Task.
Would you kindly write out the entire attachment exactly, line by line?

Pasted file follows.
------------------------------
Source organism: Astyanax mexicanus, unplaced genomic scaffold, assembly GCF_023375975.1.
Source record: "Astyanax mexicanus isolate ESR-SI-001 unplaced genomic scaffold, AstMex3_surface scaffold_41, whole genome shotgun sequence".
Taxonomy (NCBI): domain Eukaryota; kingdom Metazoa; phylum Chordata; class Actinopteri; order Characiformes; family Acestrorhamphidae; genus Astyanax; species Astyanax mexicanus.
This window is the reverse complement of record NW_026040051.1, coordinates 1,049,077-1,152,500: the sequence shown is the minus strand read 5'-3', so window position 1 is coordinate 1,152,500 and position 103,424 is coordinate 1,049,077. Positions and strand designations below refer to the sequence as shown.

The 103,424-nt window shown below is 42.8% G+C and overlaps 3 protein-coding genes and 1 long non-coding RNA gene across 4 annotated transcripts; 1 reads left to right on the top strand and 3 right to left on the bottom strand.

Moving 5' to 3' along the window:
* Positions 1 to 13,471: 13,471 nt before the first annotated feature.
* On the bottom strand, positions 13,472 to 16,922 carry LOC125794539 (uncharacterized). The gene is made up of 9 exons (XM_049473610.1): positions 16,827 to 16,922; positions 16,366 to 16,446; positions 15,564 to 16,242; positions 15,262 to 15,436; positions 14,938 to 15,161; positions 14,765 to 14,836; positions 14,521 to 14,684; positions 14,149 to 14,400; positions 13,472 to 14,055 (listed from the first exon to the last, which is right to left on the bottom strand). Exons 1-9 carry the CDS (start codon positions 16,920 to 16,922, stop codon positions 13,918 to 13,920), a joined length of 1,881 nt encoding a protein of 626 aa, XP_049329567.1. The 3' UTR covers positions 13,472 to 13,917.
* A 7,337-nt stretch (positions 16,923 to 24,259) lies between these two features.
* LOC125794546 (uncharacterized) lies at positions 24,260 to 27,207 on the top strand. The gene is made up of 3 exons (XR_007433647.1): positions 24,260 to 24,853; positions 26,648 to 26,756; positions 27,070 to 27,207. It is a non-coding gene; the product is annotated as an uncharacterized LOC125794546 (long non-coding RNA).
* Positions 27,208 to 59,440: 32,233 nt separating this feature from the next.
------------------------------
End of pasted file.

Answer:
Source organism: Astyanax mexicanus, unplaced genomic scaffold, assembly GCF_023375975.1.
Source record: "Astyanax mexicanus isolate ESR-SI-001 unplaced genomic scaffold, AstMex3_surface scaffold_41, whole genome shotgun sequence".
Taxonomy (NCBI): domain Eukaryota; kingdom Metazoa; phylum Chordata; class Actinopteri; order Characiformes; family Acestrorhamphidae; genus Astyanax; species Astyanax mexicanus.
This window is the reverse complement of record NW_026040051.1, coordinates 1,049,077-1,152,500: the sequence shown is the minus strand read 5'-3', so window position 1 is coordinate 1,152,500 and position 103,424 is coordinate 1,049,077. Positions and strand designations below refer to the sequence as shown.

The 103,424-nt window shown below is 42.8% G+C and overlaps 3 protein-coding genes and 1 long non-coding RNA gene across 4 annotated transcripts; 1 reads left to right on the top strand and 3 right to left on the bottom strand.

Moving 5' to 3' along the window:
* Positions 1 to 13,471: 13,471 nt before the first annotated feature.
* On the bottom strand, positions 13,472 to 16,922 carry LOC125794539 (uncharacterized). The gene is made up of 9 exons (XM_049473610.1): positions 16,827 to 16,922; positions 16,366 to 16,446; positions 15,564 to 16,242; positions 15,262 to 15,436; positions 14,938 to 15,161; positions 14,765 to 14,836; positions 14,521 to 14,684; positions 14,149 to 14,400; positions 13,472 to 14,055 (listed from the first exon to the last, which is right to left on the bottom strand). Exons 1-9 carry the CDS (start codon positions 16,920 to 16,922, stop codon positions 13,918 to 13,920), a joined length of 1,881 nt encoding a protein of 626 aa, XP_049329567.1. The 3' UTR covers positions 13,472 to 13,917.
* A 7,337-nt stretch (positions 16,923 to 24,259) lies between these two features.
* LOC125794546 (uncharacterized) lies at positions 24,260 to 27,207 on the top strand. The gene is made up of 3 exons (XR_007433647.1): positions 24,260 to 24,853; positions 26,648 to 26,756; positions 27,070 to 27,207. It is a non-coding gene; the product is annotated as an uncharacterized LOC125794546 (long non-coding RNA).
* Positions 27,208 to 59,440: 32,233 nt separating this feature from the next.